This piece was originally published in the Fall 2015 issue of the Hillel College Guide Magazine. Read the full issue and sign up for your FREE copy of the next issue at hillel.org/magazine.
My favorite Hebrew word is kehilah, which means community. Growing up in Allentown, Pa., I had always been involved in the Jewish community there. I met my best friends in Pre-K at the Jewish Community Center, and together we continued on through Hebrew school, high school and BBYO, a pluralistic Jewish youth group that works to provide more Jewish teens with more meaningful experiences.
I held leadership positions in my local BBYO chapter, worked as a camp counselor at the local JCC camp, assisted with teaching and held administrative positions in my Hebrew school. My parents served as both lay leaders and professionals in our community. I watched and learned as my mother served as sisterhood president, temple president, JCC camp director and JCC interim executive director, while my father served on the boards and many committees of our JCC, temple and men’s club.
The Jewish community in Allentown was my home. Leaving that home for college was terrifying. New students at every university are told that they are about to embark on a journey through the best four years of their life. But no one tells them how difficult and scary the beginning of that journey can be.
I experienced that difficult transition during my first few weeks on Penn State’s enormous campus. I got lost on my first day and was overwhelmed by the sheer number of people — about 50,000 different faces, including 40,000 undergraduates.
I knew I wanted to get involved with Hillel no matter where I went to school, because I knew the Jewish community would be my new home. However, I was so overwhelmed when I got to Penn State that my roommate had to drag me to my first Penn State Hillel event during Welcome Week.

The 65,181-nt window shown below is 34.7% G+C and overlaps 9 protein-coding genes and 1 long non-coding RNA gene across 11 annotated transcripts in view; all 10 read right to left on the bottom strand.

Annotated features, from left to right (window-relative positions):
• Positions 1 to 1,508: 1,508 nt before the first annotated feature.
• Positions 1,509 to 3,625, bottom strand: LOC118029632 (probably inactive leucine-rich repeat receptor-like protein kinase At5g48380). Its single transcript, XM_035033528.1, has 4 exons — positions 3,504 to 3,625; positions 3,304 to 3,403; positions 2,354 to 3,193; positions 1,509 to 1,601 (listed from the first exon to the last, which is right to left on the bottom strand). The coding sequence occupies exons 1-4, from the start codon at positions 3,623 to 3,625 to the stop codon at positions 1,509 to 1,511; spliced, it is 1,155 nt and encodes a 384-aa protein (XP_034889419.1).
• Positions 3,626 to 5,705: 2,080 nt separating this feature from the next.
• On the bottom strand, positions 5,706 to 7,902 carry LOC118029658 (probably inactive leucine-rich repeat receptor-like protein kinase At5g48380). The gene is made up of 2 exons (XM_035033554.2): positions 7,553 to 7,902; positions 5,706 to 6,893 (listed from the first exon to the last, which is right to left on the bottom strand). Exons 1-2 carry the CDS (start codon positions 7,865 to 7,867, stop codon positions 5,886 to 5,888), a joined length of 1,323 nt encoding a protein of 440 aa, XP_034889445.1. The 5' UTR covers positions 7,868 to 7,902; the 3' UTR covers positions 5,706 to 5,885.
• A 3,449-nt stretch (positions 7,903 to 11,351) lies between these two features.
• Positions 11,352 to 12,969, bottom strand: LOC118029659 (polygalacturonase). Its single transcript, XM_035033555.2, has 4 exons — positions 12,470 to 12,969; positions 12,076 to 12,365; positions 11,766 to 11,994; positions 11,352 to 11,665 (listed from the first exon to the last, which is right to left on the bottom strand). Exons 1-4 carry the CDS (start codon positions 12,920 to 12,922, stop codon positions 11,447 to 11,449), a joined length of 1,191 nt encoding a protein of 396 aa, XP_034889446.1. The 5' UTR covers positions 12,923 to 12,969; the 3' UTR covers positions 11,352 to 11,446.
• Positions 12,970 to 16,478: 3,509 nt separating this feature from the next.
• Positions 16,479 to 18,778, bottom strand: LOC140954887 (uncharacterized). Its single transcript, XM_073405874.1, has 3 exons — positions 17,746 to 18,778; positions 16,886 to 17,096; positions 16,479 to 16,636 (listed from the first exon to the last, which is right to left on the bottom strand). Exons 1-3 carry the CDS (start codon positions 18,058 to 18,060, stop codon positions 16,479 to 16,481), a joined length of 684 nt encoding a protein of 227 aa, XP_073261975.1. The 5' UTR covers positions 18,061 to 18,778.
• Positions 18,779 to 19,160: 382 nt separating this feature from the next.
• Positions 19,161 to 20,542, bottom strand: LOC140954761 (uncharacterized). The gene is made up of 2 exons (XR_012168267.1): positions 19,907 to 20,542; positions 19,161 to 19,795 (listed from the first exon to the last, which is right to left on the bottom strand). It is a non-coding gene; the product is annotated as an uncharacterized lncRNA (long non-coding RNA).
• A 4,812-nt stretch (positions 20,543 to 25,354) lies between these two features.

Immediately, I was welcomed by both staff and students. I remember that we launched into an intense game of Jewish geography and found how many people we knew in common. I met tons of new Jewish freshman students and, over time, found my best friends. I began attending Shabbat dinner every week and felt each time like I was sitting down with family. The Hillel staff especially made every effort to get to know me and help me through my transition.
My transition continues, and it is still difficult at times. When I wake up in the morning with a stuffy nose, I miss my mom. After a long week of studying, I miss sleeping in my bed at home and cuddling with my dog, a poodle-mix named Lucky.
But Penn State Hillel is always there when those feelings creep up on me. I am grateful that I am able to stop in the Pasquerilla Spiritual Center whenever I want and see my family away from home. When I wake up sick, Hillel’s soup delivery program comes to the rescue. By going online to pennstatehillel.org, I can order homemade chicken noodle soup cooked by students and have it delivered to my room by those same students. Hillel truly is a kehilah at Penn State.
Dorothy was right when she said that there is no place like home, but Penn State Hillel has made University Park sure feel like a second home to me.
Sarah Holtz is a freshman at Pennsylvania State University.